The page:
When Gov. Andrew Cuomo announced last month that he would run for a fourth term, I scratched my head.
Why did he make this announcement?
It couldn't have been out of a sense of urgency.
The public isn't exactly clamoring for news of the 2022 gubernatorial election, or devoting too much thought to Cuomo's re-election prospects.
Perhaps the announcement was intended to make it clear the governor no longer harbors national ambitions, or to serve as a public demonstration of his commitment to New York. Maybe he just wanted to scare off challengers.
I'm not a mind-reader, and I didn't spend too much time dwelling on what motivated Cuomo to announce that he would seek a fourth term less than six months after he was re-elected.
But last week, as the legislative session wound down, I found myself once again pondering why Cuomo had been so vocal, so early, about his intentions. After all, things do change. How can he be so sure he'll want to be governor in three years?
Now, this is not a question I would have asked during Cuomo's previous two years.
But the balance of power in the Capitol shifted this year, and Cuomo is no longer the all-powerful, Sun King-like ruler he once was. He's still a powerful guy, for sure. But this year's legislative session revealed that his power has diminished.
Now that Democrats control both the Senate and the Assembly, the governor can no longer rely on a Republican-controlled Senate to stymie progressive legislation in partnership with the defunct Independent Democratic Conference.
The result was an emboldened Legislature that flexed its muscles, passing legislation that in previous years would have died as a result of gridlock and dysfunction.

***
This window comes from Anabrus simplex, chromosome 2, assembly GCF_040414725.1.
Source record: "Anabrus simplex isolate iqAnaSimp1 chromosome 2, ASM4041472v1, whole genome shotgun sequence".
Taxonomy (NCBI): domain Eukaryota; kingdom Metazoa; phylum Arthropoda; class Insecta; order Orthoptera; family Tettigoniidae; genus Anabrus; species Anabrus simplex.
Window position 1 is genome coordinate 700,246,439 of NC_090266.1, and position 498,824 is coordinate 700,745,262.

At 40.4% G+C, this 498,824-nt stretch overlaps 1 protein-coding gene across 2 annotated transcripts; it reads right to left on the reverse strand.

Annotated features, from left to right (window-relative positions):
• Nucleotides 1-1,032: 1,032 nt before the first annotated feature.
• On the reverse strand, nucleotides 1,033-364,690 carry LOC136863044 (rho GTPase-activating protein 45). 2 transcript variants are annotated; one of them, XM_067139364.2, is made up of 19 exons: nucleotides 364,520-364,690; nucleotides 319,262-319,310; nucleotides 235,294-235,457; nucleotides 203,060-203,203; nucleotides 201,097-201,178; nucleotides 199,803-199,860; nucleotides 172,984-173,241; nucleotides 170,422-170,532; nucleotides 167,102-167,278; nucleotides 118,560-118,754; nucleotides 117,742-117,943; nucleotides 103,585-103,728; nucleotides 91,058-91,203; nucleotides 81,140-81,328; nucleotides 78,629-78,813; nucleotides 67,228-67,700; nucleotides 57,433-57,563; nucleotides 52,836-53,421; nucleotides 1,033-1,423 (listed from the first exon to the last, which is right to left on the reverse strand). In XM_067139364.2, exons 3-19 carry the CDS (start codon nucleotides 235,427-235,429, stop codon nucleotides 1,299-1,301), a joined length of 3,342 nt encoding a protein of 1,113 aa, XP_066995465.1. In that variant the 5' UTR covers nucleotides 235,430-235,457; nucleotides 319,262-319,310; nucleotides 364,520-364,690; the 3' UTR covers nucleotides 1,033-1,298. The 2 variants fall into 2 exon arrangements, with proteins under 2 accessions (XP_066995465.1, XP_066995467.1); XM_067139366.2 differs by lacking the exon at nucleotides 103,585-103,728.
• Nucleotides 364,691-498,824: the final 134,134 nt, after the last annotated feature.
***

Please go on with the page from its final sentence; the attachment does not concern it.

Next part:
As the political writer Ross Barkan observed, on the news site The Gothamist, "In past years, the governor was the chief driver of every significant negotiation in Albany. If an agreement with legislative leaders was reached, it would be Cuomo touting it to the public, with legislative leaders as his junior partners."
But this year was different.
Assembly Speaker Carl Heastie and Sen. Majority Leader Andrea Stewart-Cousins were able to reach an agreement on rent reform without involvement from Cuomo and, Barkan writes, dare him "to reject the bill. He did not."
This is a new dynamic for Cuomo, and how he responds to it remains to be seen.
But it wouldn't surprise me if it caused some weariness to set in, and to prompt some soul-searching about whether a fourth term is really all that desirable.
Cuomo might feel that there's no place he'd rather be than in the governor's mansion, but an independent Legislature and weakened grip on power might test his resolve.